Here at TI, we are busy (in a good way) with expanding and improving our Bluetooth® low energy offerings. The interest in our products is very high, especially around the latest SimpleLink™ Bluetooth low energy CC2640 wireless microcontroller (MCU). To simplify the design process for you, our apps engineering team has therefore compiled this list of ten steps to finish your CC2640 wireless MCU design based on frequently asked questions from customers, check it out here.
I’ll give you the highlights and some insider tips here:
Start by picking your wireless connectivity technology. I’ll assume for now that you chose Bluetooth low energy, perhaps because you want to enable a rich UI (user interface) by connecting your product directly to a smartphone, tablet or computer. Or maybe you are building a beacon?
Next, you need to get a development kit. The insider tip here is to try out the SimpleLink SensorTag kit or the recently released SimpleLink CC2650 LaunchPad™ development kit – it has all the capabilities you need for Bluetooth low energy development including DevPack and BoosterPack™ plug-in modules with breakout pins and a debugger. Check out the DevPacks here and the BoosterPacks here.
Once you have your favorite evaluation module, we have multiple software tools to get started developing. Some examples are the SmartRF Protocol Packet Sniffer, which lets you visualize Bluetooth low energy traffic, and the Sensor Controller Studio, which allows you to leverage the embedded Sensor Controller of the CC2640.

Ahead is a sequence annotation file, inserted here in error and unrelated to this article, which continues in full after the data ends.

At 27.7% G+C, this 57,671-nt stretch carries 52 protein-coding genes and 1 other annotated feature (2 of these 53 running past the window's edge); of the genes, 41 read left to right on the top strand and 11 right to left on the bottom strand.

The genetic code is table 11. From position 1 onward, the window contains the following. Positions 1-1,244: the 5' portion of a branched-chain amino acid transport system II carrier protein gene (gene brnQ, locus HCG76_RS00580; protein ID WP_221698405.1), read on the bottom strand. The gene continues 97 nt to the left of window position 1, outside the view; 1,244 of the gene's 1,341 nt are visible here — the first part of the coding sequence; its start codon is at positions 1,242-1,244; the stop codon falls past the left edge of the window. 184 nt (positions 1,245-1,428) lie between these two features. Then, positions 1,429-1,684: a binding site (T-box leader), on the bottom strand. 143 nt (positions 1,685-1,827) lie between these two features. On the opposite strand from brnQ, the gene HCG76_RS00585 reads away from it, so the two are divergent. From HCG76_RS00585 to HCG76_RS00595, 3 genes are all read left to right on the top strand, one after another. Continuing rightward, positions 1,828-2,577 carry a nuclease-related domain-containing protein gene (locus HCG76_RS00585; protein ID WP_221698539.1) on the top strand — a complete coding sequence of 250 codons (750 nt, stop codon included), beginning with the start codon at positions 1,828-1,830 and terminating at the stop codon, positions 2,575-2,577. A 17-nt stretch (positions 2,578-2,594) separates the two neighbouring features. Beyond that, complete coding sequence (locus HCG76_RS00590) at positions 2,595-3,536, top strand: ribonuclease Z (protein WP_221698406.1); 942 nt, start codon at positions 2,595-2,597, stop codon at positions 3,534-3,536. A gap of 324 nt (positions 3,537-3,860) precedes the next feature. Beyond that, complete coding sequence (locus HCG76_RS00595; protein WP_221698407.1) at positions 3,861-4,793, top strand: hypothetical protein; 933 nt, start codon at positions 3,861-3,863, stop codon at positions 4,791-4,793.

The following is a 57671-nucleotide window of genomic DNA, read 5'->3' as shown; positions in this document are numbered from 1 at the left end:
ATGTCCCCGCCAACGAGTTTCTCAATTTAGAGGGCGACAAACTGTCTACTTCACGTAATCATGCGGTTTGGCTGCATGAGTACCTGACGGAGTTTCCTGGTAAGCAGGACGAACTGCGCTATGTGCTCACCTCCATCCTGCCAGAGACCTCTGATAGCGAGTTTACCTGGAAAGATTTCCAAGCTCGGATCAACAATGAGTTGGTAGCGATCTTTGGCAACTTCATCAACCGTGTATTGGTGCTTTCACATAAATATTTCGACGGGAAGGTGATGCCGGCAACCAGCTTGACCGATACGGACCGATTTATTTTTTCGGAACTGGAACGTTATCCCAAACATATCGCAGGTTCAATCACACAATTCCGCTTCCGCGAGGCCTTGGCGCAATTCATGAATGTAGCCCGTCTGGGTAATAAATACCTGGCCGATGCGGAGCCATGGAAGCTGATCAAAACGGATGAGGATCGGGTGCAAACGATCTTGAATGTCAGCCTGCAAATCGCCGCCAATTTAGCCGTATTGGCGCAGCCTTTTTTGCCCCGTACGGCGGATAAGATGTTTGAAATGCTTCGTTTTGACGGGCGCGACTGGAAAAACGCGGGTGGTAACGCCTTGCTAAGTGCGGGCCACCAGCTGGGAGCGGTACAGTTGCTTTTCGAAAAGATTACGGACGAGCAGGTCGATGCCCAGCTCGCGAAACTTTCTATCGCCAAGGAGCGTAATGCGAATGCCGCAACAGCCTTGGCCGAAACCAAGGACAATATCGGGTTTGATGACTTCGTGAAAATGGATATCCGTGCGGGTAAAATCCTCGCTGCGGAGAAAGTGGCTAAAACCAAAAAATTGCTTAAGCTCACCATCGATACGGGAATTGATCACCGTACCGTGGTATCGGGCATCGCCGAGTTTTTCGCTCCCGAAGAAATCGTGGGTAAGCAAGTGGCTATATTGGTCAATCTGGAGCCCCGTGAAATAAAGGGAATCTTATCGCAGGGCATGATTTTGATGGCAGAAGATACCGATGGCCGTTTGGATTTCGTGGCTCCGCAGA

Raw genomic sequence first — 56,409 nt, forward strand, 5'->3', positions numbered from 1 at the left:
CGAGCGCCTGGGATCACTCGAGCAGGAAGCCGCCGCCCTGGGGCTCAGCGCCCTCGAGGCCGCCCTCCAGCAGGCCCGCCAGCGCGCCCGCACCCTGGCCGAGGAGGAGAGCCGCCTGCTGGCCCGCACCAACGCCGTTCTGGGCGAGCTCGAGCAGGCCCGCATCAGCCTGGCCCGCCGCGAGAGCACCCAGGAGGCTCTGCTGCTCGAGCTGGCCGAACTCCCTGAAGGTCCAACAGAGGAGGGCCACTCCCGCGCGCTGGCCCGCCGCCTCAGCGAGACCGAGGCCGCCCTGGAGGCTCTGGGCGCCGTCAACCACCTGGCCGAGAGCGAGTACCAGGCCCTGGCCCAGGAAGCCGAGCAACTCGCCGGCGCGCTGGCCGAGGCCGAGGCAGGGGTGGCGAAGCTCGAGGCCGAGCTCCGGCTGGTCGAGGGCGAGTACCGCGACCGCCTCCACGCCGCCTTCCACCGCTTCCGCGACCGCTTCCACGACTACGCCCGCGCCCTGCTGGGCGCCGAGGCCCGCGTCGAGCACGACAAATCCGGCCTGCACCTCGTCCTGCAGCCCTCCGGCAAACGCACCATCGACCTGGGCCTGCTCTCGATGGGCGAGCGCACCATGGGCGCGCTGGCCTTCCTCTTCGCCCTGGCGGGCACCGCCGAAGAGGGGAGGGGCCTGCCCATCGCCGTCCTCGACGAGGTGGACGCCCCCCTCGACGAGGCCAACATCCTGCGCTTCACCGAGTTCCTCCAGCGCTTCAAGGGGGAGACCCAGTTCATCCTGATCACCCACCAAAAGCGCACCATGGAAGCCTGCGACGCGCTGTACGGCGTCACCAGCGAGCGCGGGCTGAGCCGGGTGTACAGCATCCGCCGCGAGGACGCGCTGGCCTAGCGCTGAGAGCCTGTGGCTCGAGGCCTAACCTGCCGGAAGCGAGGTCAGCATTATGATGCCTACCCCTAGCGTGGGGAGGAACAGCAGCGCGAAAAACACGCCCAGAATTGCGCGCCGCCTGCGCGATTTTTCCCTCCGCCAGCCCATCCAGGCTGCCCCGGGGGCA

After this, you are most likely thinking about hardware design. We have a hardware design checklist for the CC2640 wireless MCU, or perhaps you want to use an RF module (and thus avoid the sometimes challenging RF design)? LSR provides a great module based on the CC2640 wireless MCU.
When testing is done, certification and standards compliance is up next and you can learn more about the process here. You will find our listings on www.bluetooth.org/tpg/listings.cfm with our qualification IDs etc. and search for “CC2640.”
Last but not least, you can find more information on the CC2640 wireless MCU in the product test mode and in an application note on production testing.
Good luck with your Bluetooth low energy design! And let us know in the comment field what is missing from our ten steps wiki. We’ll work to update it for you.
Just looking for a video introduction to Bluetooth low energy? Check out our intro video on this topic here.
Order the new CC2650 LaunchPad development kit now!